Faster Report Writing Tip #9: Fluency Assessment Tables

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Welcome back to our series on report writing.  Today, we are going to talk about fluency assessment tables that autocalculate.  Check out our first post in the series on setting up a report template.

Let’s face it. Fluency assessments take some time. We need multiple samples from different contexts (e.g. conversational samples, reading samples, …) and then we need to identify and code the disfluencies. Then we need to calculate the frequency of the disfluencies. When we use a fluency assessment calculator that auto calculates, we save bundles of time. Here’s my approach.

Once my language samples are transcribed, I copy them and paste them into my fluency section. I then listen through my recording again to be sure I capture the disfluencies accurately.  I use the following coding system:

fluency evaluation table that auto calculates

For a discussion of these categories, refer to the Yaruss article for more information on Clinical Measurement of Stuttering Behaviors.

I end up with something that looks like this:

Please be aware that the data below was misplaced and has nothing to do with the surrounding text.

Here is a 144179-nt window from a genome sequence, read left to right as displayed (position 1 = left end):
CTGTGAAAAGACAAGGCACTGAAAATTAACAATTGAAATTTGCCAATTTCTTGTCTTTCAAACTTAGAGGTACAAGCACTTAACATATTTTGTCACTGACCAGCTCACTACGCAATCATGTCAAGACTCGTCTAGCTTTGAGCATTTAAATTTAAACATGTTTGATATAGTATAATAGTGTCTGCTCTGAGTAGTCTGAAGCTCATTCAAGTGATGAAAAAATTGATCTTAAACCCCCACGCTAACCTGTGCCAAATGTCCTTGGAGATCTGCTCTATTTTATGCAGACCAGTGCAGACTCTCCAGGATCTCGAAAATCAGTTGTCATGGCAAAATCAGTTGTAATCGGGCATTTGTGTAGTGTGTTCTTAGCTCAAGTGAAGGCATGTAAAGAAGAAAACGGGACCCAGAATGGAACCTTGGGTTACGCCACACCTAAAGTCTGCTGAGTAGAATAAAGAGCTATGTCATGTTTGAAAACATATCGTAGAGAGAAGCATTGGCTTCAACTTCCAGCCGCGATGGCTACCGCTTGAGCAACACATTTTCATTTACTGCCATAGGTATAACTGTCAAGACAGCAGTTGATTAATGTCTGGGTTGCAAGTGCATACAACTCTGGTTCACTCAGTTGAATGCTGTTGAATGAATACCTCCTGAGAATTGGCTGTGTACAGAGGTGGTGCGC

fluency assessment tables that auto calculate

Then I can use the FIND function in word to search for each code.  As I search, they get highlighted and are easy to count quickly.

fluency assessment tables that autocalculate

Then I open my Fluency Calculator for Speech Samples and plug in my numbers.

fluency assessment tables that auto calculate

And that’s it for fluency templates!  Before I leave the topic of stuttering, however, I want to acknowledge that fluency assessments and fluency therapy does not solely address the disfluency.   With evidence-based practices and humanity on our side, we need to address the Affective (Feelings & attitudes), Behavioral (Avoidance, tension, struggle) and Cognitive (Thoughts, self-evaluation) (Yaruss, 2006) aspects of a person’s fluency.

Fluency Assessment: Tasks, Tips and Tools

Next up:  Track Every Move

Written by: Ellen Kester

4 Comments on “Faster Report Writing Tip #9: Fluency Assessment Tables”

  1. January 10, 2020 at 8:19 am #

    Excellent study but a bit dated. I did appreciate the calculator and the actual visual use of the technique in both APA and student’s vocabulary in English context. Thank you so very much for the useful tool!

    • January 10, 2020 at 9:59 am #

      I agree it is dated but certainly still relevant. Glad you liked the calculator!

  2. January 10, 2020 at 8:21 am #

    This is a very helpful article. It is easy for parents to understand and tabulating the results in this manner makes it very clear. Thank you for this great tip!

    • January 10, 2020 at 9:55 am #

      You are very welcome. This will be our topic for our March SLP-Impact masterclass so tune in then!

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